Beer of the Year
With twelve months of beer drinking under our belts this year, this was a surprisingly easy decision.
It would be pretty hard to top the experience of drinking the new beer brewed by Schlenkerla, the Eiche (oak) smoked doppelbock. We got to try it three ways: straight from the tanks in the brewery cellars, from the wooden barrels in the tavern, and in bottles. Our near-fanatical commitment to in-situ drinking holds here, as drinking any Schlenkerla brew from the barrels in the tavern is an unforgettable experience.
Most Surprising Beer
No, it wasn’t that imperial stout from Brunei (just kidding–alcohol is banned in Brunei). It was a Chinese hefeweizen.
For Josh, the Wuhan Brewing Technical Academy’s hefeweizen was not a surprise because he’d already had it after visiting Wuhan a few years back. He took Sunshine to visit in 2010. The Wuhan Brewing Academy is part of the local technology university. Each year the graduating class learns how to make a classic German hefeweizen, with help from the German-installed equipment and German-trained staff who teach how to brew impeccable, clean beer made on point to style. The finished product is astonishingly tasty, to the point where it is easily better than most native German versions of the style.
Given this was not a surprise to Josh, we’ll both agree that the surprise beer of the year was the gueze blended by a non-commercial German lambic blender. To tell you just how good this gueze was, we opened a bottle of Cantillon lambic Bio afterwards and it paled in comparison. But that’s probably too esoteric to be of any worth to anyone but us.
Most Memorable Meal
This is by far the most difficult one to choose, after spending our year in some of the world’s best food nations. Was it the salted egg crab in Kuala Lumpur? The chili pan mee, also in KL? The Nyonya feast in Ipoh? Alley dumplings in Shanghai? Overall, we agree that the Philippine birthday dinner in Kuching, Malaysia on the island of Borneo deserves to win. Our curry was served in a pumpkin.
Serious Barista Coffee of the Year
This one is a tie between Zoka in Seattle and Artisan Roasters in Edinburgh
Pub of the Year (Besides Schlenkerla)
They didn’t have the best beer selection and a couple were wonky, but for some reason we kept feeling drawn to return again and again to the Bow Bar during our three week stay in Edinburgh. There is something about the character of that place, not to mention the stellar single malt selection, that makes the Bow Bar a (relatively) easy winner.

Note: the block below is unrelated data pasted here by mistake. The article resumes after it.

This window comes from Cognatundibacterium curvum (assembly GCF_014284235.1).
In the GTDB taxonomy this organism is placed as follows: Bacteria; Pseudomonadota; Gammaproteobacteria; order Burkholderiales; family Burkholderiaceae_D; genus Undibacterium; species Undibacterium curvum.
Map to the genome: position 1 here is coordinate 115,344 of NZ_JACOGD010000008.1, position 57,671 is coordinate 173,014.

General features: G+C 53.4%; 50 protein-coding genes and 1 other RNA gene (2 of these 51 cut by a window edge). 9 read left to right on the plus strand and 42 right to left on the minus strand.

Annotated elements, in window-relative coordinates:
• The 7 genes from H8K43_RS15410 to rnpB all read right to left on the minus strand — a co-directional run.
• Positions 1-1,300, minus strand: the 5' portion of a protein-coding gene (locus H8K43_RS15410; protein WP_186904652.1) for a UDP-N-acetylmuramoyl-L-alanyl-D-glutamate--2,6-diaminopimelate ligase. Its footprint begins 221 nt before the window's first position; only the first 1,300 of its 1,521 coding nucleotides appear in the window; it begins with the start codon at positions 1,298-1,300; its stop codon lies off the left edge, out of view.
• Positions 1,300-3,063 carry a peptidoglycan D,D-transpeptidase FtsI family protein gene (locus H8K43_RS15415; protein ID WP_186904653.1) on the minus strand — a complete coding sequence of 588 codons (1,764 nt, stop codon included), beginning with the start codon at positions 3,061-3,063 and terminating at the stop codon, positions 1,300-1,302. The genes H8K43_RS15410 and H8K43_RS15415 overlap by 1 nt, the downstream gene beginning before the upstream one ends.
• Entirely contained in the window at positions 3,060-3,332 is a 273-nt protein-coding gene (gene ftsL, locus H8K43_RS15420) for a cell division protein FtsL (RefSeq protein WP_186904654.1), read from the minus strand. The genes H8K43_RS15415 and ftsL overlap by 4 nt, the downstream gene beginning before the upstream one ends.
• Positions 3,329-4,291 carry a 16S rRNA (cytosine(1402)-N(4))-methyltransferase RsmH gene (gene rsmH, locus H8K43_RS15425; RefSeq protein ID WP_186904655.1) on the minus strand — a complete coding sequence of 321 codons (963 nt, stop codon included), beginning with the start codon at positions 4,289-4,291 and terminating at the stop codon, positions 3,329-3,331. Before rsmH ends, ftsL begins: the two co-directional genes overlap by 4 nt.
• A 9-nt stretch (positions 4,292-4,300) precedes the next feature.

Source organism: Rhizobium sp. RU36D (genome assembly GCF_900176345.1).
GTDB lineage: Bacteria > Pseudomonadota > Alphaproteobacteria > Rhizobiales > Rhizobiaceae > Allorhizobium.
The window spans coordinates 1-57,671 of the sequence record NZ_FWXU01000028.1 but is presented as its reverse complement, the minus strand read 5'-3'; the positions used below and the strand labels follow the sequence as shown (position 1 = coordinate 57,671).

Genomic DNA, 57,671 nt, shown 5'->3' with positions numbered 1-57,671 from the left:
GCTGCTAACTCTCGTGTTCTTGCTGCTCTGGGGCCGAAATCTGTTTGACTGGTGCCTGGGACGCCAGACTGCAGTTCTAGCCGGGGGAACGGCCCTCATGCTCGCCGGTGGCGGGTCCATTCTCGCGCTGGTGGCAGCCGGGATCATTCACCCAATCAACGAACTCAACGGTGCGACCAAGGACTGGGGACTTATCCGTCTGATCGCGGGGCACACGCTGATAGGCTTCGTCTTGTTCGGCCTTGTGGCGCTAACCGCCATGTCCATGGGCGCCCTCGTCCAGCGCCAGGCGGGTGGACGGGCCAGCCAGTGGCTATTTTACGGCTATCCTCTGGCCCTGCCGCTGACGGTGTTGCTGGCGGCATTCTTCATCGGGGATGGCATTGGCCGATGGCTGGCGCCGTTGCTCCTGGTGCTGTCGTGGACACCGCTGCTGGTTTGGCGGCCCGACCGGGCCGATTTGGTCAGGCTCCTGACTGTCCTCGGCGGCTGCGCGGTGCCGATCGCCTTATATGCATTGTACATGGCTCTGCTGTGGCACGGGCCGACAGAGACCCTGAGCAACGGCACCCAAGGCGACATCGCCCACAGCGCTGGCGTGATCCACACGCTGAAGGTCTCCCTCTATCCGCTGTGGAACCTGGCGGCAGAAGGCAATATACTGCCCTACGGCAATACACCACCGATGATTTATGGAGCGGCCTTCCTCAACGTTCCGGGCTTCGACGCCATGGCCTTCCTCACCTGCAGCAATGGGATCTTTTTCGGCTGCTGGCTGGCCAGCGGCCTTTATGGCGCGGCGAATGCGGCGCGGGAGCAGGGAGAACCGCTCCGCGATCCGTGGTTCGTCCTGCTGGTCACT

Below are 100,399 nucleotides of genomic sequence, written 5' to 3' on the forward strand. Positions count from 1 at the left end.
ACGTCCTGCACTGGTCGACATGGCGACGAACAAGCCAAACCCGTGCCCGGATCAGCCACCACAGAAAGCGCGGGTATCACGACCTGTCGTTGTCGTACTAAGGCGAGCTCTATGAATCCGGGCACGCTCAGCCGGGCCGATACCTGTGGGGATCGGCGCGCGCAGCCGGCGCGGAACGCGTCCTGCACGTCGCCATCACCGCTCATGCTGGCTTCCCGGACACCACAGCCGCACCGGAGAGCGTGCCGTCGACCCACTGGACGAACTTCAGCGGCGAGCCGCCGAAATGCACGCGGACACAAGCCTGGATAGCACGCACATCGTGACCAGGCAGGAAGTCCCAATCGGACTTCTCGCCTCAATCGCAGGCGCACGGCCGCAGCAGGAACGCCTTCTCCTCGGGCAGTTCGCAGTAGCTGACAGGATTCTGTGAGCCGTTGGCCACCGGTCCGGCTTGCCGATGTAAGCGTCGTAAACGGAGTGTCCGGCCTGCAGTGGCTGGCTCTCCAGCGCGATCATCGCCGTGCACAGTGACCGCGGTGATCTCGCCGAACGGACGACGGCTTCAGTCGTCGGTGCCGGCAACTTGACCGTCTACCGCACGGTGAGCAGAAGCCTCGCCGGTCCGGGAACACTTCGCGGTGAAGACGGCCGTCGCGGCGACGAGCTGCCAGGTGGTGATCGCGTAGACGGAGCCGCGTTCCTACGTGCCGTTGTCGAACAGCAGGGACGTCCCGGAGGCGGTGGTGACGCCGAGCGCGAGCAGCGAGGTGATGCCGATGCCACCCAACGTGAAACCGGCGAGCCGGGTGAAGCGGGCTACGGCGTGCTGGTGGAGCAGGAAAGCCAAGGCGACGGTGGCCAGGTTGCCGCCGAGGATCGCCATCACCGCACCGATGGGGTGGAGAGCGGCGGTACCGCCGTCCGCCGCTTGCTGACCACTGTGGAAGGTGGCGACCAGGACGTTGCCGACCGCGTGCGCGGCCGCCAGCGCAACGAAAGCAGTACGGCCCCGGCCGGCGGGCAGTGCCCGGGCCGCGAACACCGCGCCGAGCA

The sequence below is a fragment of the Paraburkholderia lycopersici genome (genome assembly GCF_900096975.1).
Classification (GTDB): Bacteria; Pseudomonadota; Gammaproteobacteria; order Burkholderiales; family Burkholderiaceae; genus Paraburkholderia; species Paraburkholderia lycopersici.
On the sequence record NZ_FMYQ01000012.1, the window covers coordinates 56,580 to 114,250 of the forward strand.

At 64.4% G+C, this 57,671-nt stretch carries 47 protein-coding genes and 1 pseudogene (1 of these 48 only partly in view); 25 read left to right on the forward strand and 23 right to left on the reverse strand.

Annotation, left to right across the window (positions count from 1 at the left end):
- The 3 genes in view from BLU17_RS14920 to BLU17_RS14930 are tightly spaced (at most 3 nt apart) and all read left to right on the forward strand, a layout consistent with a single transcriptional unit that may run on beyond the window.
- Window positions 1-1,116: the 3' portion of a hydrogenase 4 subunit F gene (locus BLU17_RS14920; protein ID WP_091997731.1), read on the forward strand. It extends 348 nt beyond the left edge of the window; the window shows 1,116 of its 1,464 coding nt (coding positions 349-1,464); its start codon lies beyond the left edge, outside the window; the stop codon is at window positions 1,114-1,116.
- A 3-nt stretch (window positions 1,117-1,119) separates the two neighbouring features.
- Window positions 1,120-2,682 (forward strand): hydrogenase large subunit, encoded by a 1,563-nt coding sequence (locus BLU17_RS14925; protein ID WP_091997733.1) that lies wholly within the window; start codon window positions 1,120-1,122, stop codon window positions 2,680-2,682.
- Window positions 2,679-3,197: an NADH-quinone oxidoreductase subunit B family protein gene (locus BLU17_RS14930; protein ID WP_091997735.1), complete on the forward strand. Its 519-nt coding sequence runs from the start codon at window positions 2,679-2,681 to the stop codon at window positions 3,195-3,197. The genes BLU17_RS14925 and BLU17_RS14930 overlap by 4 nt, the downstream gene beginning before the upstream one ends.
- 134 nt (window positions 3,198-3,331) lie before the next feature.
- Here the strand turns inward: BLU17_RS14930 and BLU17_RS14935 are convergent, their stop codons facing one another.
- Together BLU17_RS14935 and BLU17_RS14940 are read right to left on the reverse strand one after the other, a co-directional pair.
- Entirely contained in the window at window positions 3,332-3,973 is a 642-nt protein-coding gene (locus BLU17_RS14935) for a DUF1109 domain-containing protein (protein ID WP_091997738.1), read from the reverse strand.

Dessert of the Year
Neither of us are dessert lovers to begin with, so we really mean it when we say that England had the only dessert worth talking about: sticky toffee pudding. I don’t know how they make it, but it’s absolutely decadent and delicious–the way a proper dessert should be. One of the best we had was in the English lake district in a town called Torver.
Restaurant of the Year
Is it possible to eat at the same restaurant four days a week for five months straight? You would not think so, but during our busiest time of year Nasi Ayam Lorong Perak fed us fresh and varied array of Malaysian food ranging from curried crab, squid with sambal, tempeh goreng, banana leaf fish and rendang. Easily the best nasi champur in town–and it’s a simple street stall too and we got our meals to go.
Concert of the Year
Based on atmosphere alone, the Rainforest World Music Festival wins. Held in the middle of the Borneo jungle, our two full days of concerts came complete with pouring rain and mud pit dancing. Based on music alone, though, seeing Einsturzende Neubauten in Prague takes the cake.
All of them. If we had to choose, we’ll take the Laphroaig -year old.
Pork Sandwich of the Year
After waiting in line for the famous pork sandwich in Macau in 2009, and touring the American South earlier that year, we are well on the way to creating a global top ten list of pork sandwiches. Oink in Edinburgh wins this year, with their fabulous take on pulled pork. The hax’n semmel at Oktoberfest is in second place.
Beer Festival of the Year
We went to some goodies: Strange Brew near Seattle; the Singapore Asia Beer Fest. By far the most characterful–and probably the one with the rarest beers and ciders–was the CAMRA-sponsored Swansea Bay beer festival in Wales.
Beer Culture of the Year
Somerset, with its commitment to real ale, real character pubs, slow food, and traditional cider, was one of the real joys of 2010.